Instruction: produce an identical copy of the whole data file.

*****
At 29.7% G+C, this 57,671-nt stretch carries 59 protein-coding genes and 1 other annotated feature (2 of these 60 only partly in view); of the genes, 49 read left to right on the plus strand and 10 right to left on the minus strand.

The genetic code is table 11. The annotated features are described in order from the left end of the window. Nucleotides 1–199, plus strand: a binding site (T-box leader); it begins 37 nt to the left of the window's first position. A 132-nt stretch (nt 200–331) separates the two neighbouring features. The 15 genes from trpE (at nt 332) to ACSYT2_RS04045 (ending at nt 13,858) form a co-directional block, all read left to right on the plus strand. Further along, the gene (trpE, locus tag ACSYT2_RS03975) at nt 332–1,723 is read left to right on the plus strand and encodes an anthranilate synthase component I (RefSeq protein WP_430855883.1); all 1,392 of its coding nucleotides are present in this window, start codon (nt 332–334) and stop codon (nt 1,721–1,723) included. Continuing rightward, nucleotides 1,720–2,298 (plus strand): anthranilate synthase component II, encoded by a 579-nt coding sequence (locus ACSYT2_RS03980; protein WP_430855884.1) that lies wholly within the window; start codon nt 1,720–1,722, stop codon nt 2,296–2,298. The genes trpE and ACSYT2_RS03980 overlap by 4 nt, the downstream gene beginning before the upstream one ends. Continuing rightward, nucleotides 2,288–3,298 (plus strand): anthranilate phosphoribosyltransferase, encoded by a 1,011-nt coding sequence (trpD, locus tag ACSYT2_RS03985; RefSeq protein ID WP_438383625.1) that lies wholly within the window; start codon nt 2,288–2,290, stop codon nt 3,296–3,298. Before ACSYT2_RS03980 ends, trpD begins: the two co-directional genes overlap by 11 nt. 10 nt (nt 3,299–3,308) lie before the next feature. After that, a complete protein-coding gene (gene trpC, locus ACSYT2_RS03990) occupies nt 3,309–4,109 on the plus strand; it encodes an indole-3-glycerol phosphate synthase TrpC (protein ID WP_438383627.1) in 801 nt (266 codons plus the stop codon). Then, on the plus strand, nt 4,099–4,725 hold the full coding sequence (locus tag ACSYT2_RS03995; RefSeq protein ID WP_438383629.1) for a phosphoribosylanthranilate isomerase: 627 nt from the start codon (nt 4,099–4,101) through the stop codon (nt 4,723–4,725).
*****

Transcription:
At 29.7% G+C, this 57,671-nt stretch carries 59 protein-coding genes and 1 other annotated feature (2 of these 60 only partly in view); of the genes, 49 read left to right on the plus strand and 10 right to left on the minus strand.

The genetic code is table 11. The annotated features are described in order from the left end of the window. Nucleotides 1–199, plus strand: a binding site (T-box leader); it begins 37 nt to the left of the window's first position. A 132-nt stretch (nt 200–331) separates the two neighbouring features. The 15 genes from trpE (at nt 332) to ACSYT2_RS04045 (ending at nt 13,858) form a co-directional block, all read left to right on the plus strand. Further along, the gene (trpE, locus tag ACSYT2_RS03975) at nt 332–1,723 is read left to right on the plus strand and encodes an anthranilate synthase component I (RefSeq protein WP_430855883.1); all 1,392 of its coding nucleotides are present in this window, start codon (nt 332–334) and stop codon (nt 1,721–1,723) included. Continuing rightward, nucleotides 1,720–2,298 (plus strand): anthranilate synthase component II, encoded by a 579-nt coding sequence (locus ACSYT2_RS03980; protein WP_430855884.1) that lies wholly within the window; start codon nt 1,720–1,722, stop codon nt 2,296–2,298. The genes trpE and ACSYT2_RS03980 overlap by 4 nt, the downstream gene beginning before the upstream one ends. Continuing rightward, nucleotides 2,288–3,298 (plus strand): anthranilate phosphoribosyltransferase, encoded by a 1,011-nt coding sequence (trpD, locus tag ACSYT2_RS03985; RefSeq protein ID WP_438383625.1) that lies wholly within the window; start codon nt 2,288–2,290, stop codon nt 3,296–3,298. Before ACSYT2_RS03980 ends, trpD begins: the two co-directional genes overlap by 11 nt. 10 nt (nt 3,299–3,308) lie before the next feature. After that, a complete protein-coding gene (gene trpC, locus ACSYT2_RS03990) occupies nt 3,309–4,109 on the plus strand; it encodes an indole-3-glycerol phosphate synthase TrpC (protein ID WP_438383627.1) in 801 nt (266 codons plus the stop codon). Then, on the plus strand, nt 4,099–4,725 hold the full coding sequence (locus tag ACSYT2_RS03995; RefSeq protein ID WP_438383629.1) for a phosphoribosylanthranilate isomerase: 627 nt from the start codon (nt 4,099–4,101) through the stop codon (nt 4,723–4,725).